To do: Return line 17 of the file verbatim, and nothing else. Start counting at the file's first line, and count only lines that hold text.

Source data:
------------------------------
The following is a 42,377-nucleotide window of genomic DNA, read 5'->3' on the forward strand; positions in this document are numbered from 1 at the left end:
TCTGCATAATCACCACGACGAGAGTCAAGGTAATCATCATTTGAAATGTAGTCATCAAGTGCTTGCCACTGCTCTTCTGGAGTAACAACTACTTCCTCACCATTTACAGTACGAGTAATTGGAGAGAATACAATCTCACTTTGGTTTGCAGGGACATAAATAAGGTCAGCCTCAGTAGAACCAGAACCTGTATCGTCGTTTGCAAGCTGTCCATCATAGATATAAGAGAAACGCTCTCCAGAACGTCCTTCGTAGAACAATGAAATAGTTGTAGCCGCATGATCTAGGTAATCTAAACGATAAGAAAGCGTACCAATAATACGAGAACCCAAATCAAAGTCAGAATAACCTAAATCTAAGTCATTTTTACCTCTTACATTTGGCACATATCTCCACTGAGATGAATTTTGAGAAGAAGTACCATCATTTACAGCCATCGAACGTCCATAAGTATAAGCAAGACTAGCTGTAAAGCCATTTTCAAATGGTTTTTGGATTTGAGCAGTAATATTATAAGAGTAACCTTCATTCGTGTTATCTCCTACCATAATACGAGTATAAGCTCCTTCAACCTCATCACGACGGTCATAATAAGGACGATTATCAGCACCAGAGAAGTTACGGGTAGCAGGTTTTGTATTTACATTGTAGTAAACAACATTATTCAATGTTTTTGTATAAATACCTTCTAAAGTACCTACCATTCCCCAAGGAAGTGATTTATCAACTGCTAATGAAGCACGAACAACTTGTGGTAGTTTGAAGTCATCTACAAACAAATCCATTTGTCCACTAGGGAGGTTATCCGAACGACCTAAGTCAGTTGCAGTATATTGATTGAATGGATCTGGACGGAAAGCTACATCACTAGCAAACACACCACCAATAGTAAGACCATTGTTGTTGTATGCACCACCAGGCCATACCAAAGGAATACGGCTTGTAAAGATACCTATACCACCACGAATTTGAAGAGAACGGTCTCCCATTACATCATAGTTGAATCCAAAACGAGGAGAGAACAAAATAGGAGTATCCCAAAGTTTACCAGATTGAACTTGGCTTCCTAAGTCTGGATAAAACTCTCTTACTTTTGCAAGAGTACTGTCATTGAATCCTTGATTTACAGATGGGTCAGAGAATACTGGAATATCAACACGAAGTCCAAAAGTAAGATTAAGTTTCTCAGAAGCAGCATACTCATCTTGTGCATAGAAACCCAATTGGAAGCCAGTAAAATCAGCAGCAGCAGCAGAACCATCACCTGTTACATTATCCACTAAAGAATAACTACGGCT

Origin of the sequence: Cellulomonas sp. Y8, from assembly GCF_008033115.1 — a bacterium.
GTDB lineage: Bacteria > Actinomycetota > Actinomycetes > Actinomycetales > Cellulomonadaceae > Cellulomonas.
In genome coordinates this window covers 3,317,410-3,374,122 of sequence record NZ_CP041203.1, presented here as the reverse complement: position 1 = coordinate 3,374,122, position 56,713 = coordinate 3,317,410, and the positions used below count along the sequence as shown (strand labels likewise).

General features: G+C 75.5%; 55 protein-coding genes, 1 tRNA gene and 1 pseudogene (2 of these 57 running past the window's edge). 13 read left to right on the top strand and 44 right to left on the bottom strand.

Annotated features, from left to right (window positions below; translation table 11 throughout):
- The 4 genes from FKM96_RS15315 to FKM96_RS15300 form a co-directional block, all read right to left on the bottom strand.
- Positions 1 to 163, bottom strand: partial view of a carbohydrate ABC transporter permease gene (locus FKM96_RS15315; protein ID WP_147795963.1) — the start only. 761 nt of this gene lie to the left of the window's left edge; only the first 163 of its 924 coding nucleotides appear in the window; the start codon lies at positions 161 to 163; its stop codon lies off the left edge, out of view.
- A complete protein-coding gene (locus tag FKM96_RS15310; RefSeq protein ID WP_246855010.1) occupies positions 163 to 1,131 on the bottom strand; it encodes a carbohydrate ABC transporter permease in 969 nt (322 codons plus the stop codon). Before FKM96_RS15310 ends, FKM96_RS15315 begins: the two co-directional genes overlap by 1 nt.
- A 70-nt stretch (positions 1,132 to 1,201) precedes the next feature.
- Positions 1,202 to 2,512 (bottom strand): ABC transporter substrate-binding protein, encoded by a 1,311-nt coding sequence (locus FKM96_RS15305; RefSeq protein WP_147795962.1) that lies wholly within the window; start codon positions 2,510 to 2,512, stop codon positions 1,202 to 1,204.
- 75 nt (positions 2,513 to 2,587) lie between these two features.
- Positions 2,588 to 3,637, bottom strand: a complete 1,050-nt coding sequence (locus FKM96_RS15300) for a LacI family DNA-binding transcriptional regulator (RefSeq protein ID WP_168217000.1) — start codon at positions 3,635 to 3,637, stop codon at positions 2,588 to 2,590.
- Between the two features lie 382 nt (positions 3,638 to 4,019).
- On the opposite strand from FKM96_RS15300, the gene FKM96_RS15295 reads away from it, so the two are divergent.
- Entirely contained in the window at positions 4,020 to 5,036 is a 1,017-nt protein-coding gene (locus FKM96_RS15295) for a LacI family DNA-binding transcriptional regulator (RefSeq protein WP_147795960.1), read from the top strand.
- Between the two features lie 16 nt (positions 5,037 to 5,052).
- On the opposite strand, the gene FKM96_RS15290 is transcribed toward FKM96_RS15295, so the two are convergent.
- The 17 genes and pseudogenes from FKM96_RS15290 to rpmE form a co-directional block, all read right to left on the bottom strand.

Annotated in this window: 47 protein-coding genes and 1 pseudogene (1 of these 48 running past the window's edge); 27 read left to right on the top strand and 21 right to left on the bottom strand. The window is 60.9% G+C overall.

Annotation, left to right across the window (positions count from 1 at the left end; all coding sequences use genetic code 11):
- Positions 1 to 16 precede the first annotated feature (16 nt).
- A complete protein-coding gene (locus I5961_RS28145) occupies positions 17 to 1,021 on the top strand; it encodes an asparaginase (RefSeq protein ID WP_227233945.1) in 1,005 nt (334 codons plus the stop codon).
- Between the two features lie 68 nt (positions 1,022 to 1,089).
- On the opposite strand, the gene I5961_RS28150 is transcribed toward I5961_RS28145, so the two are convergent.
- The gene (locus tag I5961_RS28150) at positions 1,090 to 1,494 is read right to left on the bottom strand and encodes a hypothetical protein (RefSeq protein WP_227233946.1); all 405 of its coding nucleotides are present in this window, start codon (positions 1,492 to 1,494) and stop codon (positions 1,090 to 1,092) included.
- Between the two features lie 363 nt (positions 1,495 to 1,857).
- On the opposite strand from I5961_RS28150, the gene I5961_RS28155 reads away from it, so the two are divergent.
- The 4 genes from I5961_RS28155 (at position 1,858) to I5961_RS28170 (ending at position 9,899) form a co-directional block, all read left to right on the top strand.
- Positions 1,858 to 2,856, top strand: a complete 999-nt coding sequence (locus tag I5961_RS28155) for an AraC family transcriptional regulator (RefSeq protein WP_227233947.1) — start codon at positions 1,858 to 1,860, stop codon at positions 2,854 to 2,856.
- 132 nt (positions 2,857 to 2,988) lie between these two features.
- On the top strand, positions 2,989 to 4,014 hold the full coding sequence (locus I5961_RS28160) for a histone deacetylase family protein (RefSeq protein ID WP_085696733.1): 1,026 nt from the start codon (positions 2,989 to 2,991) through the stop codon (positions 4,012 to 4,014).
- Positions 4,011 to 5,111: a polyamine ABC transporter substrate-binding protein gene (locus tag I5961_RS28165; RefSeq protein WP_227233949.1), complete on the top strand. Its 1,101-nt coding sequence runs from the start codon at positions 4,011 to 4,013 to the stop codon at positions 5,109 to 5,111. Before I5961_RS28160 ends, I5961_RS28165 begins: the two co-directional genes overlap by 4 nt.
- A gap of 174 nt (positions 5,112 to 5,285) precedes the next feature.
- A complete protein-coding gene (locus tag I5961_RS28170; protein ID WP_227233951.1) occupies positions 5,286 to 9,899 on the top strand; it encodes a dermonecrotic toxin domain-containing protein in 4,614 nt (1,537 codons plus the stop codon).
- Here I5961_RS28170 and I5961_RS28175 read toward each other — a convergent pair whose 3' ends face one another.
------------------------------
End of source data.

- Entirely contained in the window at positions 4,020 to 5,036 is a 1,017-nt protein-coding gene (locus FKM96_RS15295) for a LacI family DNA-binding transcriptional regulator (RefSeq protein WP_147795960.1), read from the top strand.